What are Habituation
and Sensitisation ?
Habituation is the gradual reduction or waning of a response to a non-harmful stimulus in the environment (e.g. plastic bags) with frequent presentation of the stimulus. Successful habituation is dependent on the following;
- the response must not be rewarded or punished (no reinforcement must be received)
- it is context specific, i.e. the horse has to re-learn that the object is not harmful in new environments
- presentation of the object must be frequent
An additional characteristic of habituation to an object is ‘spontaneous recovery’. Spontaneous recovery is where the original startle response to the stimulus comes back. It is not usually as intense as the original response and habituation can still be used to reduce the response. This can occur during habituation if the presentation of the stimulus is not frequent enough, or if the horses has been habituated but then does not see the stimulus for some time.
- reinforcement of the reaction or something bad happens at the time a non-harmful object is presented
- it is not context-specific
- if the animal is extremely fearful, the reaction will occur every time the object is presented after just one presentation
- an increasing fear-response can be learned over time with repeated exposure to the stimulus.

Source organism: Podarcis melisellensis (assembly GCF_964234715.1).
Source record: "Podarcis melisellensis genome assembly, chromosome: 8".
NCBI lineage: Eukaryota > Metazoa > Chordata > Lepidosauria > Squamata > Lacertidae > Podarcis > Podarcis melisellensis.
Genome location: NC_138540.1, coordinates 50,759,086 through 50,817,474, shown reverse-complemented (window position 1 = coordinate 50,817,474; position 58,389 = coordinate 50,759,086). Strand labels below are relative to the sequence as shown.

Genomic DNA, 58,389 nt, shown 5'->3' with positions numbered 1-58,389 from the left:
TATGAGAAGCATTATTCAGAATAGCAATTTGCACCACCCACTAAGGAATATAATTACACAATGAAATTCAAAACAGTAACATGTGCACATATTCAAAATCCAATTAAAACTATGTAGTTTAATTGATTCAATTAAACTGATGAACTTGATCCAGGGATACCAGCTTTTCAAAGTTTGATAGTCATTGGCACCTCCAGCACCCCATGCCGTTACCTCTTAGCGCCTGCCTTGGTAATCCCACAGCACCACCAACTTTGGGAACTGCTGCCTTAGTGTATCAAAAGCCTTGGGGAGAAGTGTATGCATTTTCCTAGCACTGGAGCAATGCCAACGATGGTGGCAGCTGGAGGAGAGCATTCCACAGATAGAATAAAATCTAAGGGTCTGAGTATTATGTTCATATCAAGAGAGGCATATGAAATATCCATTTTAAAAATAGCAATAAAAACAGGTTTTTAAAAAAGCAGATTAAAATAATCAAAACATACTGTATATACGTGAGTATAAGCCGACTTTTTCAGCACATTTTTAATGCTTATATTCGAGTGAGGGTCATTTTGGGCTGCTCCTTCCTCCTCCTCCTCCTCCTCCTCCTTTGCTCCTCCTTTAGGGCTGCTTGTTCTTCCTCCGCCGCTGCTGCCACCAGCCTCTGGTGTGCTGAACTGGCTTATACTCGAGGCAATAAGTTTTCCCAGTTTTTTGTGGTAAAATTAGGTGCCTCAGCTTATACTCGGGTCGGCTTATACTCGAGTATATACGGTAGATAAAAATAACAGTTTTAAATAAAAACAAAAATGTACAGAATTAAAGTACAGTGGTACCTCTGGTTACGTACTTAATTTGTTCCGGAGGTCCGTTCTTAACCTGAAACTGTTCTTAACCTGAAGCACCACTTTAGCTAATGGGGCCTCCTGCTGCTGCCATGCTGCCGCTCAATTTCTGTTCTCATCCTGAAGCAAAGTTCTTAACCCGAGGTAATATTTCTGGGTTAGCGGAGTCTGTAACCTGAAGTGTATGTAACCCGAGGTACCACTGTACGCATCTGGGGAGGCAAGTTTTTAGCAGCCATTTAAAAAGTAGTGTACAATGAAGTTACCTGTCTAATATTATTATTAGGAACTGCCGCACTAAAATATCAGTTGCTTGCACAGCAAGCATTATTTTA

If the initial reinforcement of the reaction was salient (important) enough the horse can learn to be fearful with one presentation of the object. The fear can also be learned over time and is characteristic of the increasing response to the stimulus. One of the characteristics of a horse becoming sensitised to an object is that each time it is presented, the startle or fear reaction increases in intensity. During the time of sensitisation, measures can be taken to prevent the reaction becoming a conditioned response (i.e. it always happens). Once the reaction is conditioned, a different approach to changing or amending this learned response is required.
|1||Reaction is not rewarded or punished(neutral feedback)||Reaction is reinforced(either by managing to escape or by feeling fearful)|
|2||Context-specific(needs to be learned about in each environment)||Not context-specific(once learned that something is frightening, it is frightening in all environments)|
|3||Frequent presentation reduces reaction||Frequent presentation increases the reaction.If initial presentation induces fearful enough response, the reaction will always occur at the same intensity|
|4||Spontaneous recovery may occur||The reaction eventually always happens(becomes classically conditioned)|
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